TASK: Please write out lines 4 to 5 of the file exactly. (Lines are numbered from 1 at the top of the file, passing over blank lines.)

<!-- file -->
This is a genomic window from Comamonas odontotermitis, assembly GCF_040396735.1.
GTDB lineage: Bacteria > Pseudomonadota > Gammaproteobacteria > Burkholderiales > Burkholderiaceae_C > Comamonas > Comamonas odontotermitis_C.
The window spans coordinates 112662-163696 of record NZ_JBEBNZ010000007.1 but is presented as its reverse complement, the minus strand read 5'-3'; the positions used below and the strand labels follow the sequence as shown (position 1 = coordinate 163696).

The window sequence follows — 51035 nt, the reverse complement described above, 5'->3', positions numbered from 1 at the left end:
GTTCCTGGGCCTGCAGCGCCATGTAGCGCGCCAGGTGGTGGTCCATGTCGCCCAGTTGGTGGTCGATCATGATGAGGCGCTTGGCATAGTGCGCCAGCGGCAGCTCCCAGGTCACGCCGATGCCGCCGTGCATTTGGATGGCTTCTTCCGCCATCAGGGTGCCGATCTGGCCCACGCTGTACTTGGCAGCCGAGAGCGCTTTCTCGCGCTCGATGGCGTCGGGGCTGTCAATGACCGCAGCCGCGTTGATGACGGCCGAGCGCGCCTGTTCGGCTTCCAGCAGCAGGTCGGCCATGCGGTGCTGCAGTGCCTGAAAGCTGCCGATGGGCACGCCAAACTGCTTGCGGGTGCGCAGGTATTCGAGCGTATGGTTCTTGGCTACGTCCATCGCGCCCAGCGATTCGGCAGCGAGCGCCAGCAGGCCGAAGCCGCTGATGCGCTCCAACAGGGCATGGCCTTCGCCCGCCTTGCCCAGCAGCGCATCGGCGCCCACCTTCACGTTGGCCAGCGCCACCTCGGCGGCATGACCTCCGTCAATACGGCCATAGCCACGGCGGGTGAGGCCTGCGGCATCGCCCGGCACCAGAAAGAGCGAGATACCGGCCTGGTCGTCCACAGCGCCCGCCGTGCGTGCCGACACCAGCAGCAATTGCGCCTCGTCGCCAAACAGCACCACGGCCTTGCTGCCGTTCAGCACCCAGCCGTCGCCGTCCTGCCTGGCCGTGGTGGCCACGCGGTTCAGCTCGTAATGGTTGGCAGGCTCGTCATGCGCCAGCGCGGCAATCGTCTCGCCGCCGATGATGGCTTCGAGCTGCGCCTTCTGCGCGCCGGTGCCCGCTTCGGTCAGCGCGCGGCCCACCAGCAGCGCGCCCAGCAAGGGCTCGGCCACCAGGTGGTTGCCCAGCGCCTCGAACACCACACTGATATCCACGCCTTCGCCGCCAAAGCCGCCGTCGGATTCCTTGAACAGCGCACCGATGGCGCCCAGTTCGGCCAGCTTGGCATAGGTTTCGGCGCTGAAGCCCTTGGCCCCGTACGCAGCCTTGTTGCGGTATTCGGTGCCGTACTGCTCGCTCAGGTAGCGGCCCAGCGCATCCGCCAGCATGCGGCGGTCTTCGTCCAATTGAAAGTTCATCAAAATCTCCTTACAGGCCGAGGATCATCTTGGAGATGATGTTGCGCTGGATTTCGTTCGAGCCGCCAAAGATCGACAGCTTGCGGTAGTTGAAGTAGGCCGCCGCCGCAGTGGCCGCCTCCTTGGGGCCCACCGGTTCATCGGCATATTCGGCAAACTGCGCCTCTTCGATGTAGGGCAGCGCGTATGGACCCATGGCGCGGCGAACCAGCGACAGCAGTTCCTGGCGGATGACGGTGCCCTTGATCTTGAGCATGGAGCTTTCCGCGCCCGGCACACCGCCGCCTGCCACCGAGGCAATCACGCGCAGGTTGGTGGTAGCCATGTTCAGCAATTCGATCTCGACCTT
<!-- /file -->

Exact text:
The window sequence follows — 51035 nt, the reverse complement described above, 5'->3', positions numbered from 1 at the left end:
GTTCCTGGGCCTGCAGCGCCATGTAGCGCGCCAGGTGGTGGTCCATGTCGCCCAGTTGGTGGTCGATCATGATGAGGCGCTTGGCATAGTGCGCCAGCGGCAGCTCCCAGGTCACGCCGATGCCGCCGTGCATTTGGATGGCTTCTTCCGCCATCAGGGTGCCGATCTGGCCCACGCTGTACTTGGCAGCCGAGAGCGCTTTCTCGCGCTCGATGGCGTCGGGGCTGTCAATGACCGCAGCCGCGTTGATGACGGCCGAGCGCGCCTGTTCGGCTTCCAGCAGCAGGTCGGCCATGCGGTGCTGCAGTGCCTGAAAGCTGCCGATGGGCACGCCAAACTGCTTGCGGGTGCGCAGGTATTCGAGCGTATGGTTCTTGGCTACGTCCATCGCGCCCAGCGATTCGGCAGCGAGCGCCAGCAGGCCGAAGCCGCTGATGCGCTCCAACAGGGCATGGCCTTCGCCCGCCTTGCCCAGCAGCGCATCGGCGCCCACCTTCACGTTGGCCAGCGCCACCTCGGCGGCATGACCTCCGTCAATACGGCCATAGCCACGGCGGGTGAGGCCTGCGGCATCGCCCGGCACCAGAAAGAGCGAGATACCGGCCTGGTCGTCCACAGCGCCCGCCGTGCGTGCCGACACCAGCAGCAATTGCGCCTCGTCGCCAAACAGCACCACGGCCTTGCTGCCGTTCAGCACCCAGCCGTCGCCGTCCTGCCTGGCCGTGGTGGCCACGCGGTTCAGCTCGTAATGGTTGGCAGGCTCGTCATGCGCCAGCGCGGCAATCGTCTCGCCGCCGATGATGGCTTCGAGCTGCGCCTTCTGCGCGCCGGTGCCCGCTTCGGTCAGCGCGCGGCCCACCAGCAGCGCGCCCAGCAAGGGCTCGGCCACCAGGTGGTTGCCCAGCGCCTCGAACACCACACTGATATCCACGCCTTCGCCGCCAAAGCCGCCGTCGGATTCCTTGAACAGCGCACCGATGGCGCCCAGTTCGGCCAGCTTGGCATAGGTTTCGGCGCTGAAGCCCTTGGCCCCGTACGCAGCCTTGTTGCGGTATTCGGTGCCGTACTGCTCGCTCAGGTAGCGGCCCAGCGCATCCGCCAGCATGCGGCGGTCTTCGTCCAATTGAAAGTTCATCAAAATCTCCTTACAGGCCGAGGATCATCTTGGAGATGATGTTGCGCTGGATTTCGTTCGAGCCGCCAAAGATCGACAGCTTGCGGTAGTTGAAGTAGGCCGCCGCCGCAGTGGCCGCCTCCTTGGGGCCCACCGGTTCATCGGCATATTCGGCAAACTGCGCCTCTTCGATGTAGGGCAGCGCGTATGGACCCATGGCGCGGCGAACCAGCGACAGCAGTTCCTGGCGGATGACGGTGCCCTTGATCTTGAGCATGGAGCTTTCCGCGCCCGGCACACCGCCGCCTGCCACCGAGGCAATCACGCGCAGGTTGGTGGTAGCCATGTTCAGCAATTCGATCTCGACCTT